“We Are Racialized Because We Are Women”
Ha Na Park is an ordained United Church minister in Winnipeg, a mentor to a CCS diaconal student, and continuing studies participant in CCS learning circles. She has granted us permission to reprint some of her recent reflections on racism, particularly naming anti-Asian racism, and the experience of women.
My witness and observation over many years has shown me that the Anti-Asian racism experienced by women is different in many ways from that experienced by their male counterparts. Why does the racism experienced by racialized women seem to be considered a secondary subject, a specialized subject, categorized as an issue of “intersectionality”? Does the experience of racialized women fall more fittingly in gender studies rather than the studies on race? Why does it seem that when we talk about intercultural ministry or anti-racism work, the experience and perspective of racialized men is considered to be “neutral” and, therefore, standard?
Is there a standard for anti-racism work?
I believe that racialized women’s experience shows particular aspects which are integral and critical to the understanding of racism; It is not just a topic for gender studies or feminism. Racialized women experience double discrimination – as women and as racialized people – and they are treated differently because of double marginalization.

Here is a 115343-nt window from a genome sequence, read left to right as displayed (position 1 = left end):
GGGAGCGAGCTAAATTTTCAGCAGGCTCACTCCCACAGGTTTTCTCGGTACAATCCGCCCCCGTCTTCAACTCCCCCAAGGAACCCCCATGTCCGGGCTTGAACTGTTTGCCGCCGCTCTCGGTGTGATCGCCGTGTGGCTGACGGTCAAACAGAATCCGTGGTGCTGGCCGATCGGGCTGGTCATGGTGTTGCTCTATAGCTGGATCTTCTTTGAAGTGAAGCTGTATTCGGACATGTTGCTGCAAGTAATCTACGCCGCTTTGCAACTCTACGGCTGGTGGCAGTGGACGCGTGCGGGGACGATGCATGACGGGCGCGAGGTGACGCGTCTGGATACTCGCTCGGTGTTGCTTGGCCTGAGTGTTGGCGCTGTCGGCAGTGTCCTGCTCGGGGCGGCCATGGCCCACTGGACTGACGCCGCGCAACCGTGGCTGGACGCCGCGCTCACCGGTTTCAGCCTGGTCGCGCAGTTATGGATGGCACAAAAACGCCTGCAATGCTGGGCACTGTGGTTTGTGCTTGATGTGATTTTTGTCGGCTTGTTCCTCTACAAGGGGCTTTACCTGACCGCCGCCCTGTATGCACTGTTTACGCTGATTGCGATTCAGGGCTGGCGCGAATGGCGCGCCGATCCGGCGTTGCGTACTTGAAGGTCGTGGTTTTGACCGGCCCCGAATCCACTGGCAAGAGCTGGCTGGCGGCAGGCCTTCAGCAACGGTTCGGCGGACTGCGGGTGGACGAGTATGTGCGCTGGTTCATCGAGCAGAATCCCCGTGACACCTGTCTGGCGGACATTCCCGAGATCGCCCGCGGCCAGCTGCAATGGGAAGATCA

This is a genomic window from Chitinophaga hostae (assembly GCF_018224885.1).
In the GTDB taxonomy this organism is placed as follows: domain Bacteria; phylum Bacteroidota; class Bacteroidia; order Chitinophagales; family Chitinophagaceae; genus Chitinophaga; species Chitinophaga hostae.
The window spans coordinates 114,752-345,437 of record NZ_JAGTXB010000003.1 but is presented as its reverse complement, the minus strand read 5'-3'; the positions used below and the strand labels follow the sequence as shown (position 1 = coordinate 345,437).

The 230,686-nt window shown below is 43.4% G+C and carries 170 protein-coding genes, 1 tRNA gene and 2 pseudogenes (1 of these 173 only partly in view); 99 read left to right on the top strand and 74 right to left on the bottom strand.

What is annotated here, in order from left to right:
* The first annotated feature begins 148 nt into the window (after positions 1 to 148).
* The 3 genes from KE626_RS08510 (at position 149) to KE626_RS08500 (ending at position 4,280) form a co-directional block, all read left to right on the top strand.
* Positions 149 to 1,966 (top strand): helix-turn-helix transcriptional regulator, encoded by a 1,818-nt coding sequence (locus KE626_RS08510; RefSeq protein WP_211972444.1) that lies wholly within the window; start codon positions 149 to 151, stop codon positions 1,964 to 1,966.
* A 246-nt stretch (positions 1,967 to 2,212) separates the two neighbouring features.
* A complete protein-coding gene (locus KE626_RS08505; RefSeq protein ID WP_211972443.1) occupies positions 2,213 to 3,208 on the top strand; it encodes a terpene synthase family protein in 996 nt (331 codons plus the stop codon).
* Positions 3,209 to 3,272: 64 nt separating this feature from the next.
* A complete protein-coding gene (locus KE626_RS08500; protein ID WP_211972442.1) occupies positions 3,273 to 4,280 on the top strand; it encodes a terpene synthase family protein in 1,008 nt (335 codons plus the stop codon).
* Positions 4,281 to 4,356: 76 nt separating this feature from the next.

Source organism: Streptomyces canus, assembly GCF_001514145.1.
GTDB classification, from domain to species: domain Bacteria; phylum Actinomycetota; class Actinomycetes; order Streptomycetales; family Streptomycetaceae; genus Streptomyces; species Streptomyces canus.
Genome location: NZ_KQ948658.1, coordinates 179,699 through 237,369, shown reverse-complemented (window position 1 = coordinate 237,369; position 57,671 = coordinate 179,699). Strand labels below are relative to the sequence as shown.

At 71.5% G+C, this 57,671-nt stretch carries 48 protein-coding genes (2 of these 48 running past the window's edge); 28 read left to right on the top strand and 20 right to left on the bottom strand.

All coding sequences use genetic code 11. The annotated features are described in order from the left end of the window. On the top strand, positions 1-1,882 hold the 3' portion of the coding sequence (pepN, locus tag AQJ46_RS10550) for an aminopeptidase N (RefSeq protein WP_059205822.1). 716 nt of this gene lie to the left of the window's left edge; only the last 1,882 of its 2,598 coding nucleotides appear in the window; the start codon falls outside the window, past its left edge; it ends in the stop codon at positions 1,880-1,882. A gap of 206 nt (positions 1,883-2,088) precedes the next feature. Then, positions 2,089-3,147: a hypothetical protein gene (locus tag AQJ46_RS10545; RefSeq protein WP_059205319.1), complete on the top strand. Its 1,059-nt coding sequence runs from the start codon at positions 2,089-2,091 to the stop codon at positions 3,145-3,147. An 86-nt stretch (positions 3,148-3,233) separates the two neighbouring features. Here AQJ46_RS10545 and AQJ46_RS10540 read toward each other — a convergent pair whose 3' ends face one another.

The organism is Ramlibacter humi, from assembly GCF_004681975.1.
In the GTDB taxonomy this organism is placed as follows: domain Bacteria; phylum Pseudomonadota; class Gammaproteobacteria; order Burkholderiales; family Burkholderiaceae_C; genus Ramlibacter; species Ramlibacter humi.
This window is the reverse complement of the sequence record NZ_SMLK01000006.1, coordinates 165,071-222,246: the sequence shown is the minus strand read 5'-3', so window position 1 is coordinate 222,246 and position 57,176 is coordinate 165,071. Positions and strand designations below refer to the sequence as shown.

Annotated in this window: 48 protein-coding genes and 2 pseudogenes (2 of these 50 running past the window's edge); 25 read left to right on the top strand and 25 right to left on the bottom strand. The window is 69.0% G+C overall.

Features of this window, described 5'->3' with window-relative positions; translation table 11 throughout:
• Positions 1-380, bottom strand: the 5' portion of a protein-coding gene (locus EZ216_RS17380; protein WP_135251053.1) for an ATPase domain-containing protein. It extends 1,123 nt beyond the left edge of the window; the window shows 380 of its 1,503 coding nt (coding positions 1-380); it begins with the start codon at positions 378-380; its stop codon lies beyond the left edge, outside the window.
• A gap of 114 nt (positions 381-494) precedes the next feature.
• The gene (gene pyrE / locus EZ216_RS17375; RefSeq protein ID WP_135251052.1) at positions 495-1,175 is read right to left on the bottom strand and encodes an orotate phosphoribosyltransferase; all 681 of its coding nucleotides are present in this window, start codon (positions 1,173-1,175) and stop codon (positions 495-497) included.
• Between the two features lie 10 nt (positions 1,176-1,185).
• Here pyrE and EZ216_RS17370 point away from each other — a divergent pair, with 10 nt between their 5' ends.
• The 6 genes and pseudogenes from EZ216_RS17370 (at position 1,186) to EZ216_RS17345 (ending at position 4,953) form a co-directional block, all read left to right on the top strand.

This is how I explain to people to help them understand:
We are racialized because we are women; We are women, because we are racialized. Patriarchy affects our experience because we are racialized and also women. Our experience is different from that of White women. Our experience is different from that of racialized men. I am impacted by patriarchy – in Canada and in the United Church – more than White women are, because I am racialized. It’s the fact I have experienced in United Church for many years.
Now, think about racialized women who are immigrants – racialized women who speak English as a second or third language, who learned English after coming to Canada, or in adulthood. Now, it is a triple barrier.
Why can’t the voices, perspectives, hopes, and work of racialized women be more centralized in our work? That is the question that I want to ask.